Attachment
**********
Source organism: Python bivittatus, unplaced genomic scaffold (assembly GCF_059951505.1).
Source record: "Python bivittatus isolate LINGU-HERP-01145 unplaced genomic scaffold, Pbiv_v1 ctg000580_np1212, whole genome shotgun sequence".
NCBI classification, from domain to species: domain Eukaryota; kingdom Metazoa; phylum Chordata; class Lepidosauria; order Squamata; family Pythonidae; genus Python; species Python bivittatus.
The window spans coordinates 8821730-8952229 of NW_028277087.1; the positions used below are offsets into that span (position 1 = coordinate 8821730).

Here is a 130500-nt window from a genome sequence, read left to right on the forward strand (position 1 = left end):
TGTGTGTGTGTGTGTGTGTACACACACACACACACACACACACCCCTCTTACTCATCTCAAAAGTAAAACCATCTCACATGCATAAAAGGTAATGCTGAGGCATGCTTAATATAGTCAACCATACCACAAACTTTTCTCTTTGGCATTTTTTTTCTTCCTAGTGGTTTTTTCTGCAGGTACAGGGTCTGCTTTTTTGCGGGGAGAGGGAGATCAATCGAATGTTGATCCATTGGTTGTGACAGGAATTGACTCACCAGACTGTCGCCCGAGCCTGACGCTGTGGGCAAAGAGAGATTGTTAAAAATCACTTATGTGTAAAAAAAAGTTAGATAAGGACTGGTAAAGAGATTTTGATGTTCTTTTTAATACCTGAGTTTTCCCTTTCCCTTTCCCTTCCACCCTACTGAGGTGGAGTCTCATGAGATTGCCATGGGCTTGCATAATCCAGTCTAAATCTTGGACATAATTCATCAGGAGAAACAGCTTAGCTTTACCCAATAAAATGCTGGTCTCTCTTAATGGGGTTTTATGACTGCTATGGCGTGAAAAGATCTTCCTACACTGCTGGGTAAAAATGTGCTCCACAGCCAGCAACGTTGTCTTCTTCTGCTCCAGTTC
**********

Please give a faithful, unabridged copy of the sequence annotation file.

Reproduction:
Source organism: Python bivittatus, unplaced genomic scaffold (assembly GCF_059951505.1).
Source record: "Python bivittatus isolate LINGU-HERP-01145 unplaced genomic scaffold, Pbiv_v1 ctg000580_np1212, whole genome shotgun sequence".
NCBI classification, from domain to species: domain Eukaryota; kingdom Metazoa; phylum Chordata; class Lepidosauria; order Squamata; family Pythonidae; genus Python; species Python bivittatus.
The window spans coordinates 8821730-8952229 of NW_028277087.1; the positions used below are offsets into that span (position 1 = coordinate 8821730).

Here is a 130500-nt window from a genome sequence, read left to right on the forward strand (position 1 = left end):
TGTGTGTGTGTGTGTGTGTACACACACACACACACACACACACCCCTCTTACTCATCTCAAAAGTAAAACCATCTCACATGCATAAAAGGTAATGCTGAGGCATGCTTAATATAGTCAACCATACCACAAACTTTTCTCTTTGGCATTTTTTTTCTTCCTAGTGGTTTTTTCTGCAGGTACAGGGTCTGCTTTTTTGCGGGGAGAGGGAGATCAATCGAATGTTGATCCATTGGTTGTGACAGGAATTGACTCACCAGACTGTCGCCCGAGCCTGACGCTGTGGGCAAAGAGAGATTGTTAAAAATCACTTATGTGTAAAAAAAAGTTAGATAAGGACTGGTAAAGAGATTTTGATGTTCTTTTTAATACCTGAGTTTTCCCTTTCCCTTTCCCTTCCACCCTACTGAGGTGGAGTCTCATGAGATTGCCATGGGCTTGCATAATCCAGTCTAAATCTTGGACATAATTCATCAGGAGAAACAGCTTAGCTTTACCCAATAAAATGCTGGTCTCTCTTAATGGGGTTTTATGACTGCTATGGCGTGAAAAGATCTTCCTACACTGCTGGGTAAAAATGTGCTCCACAGCCAGCAACGTTGTCTTCTTCTGCTCCAGTTC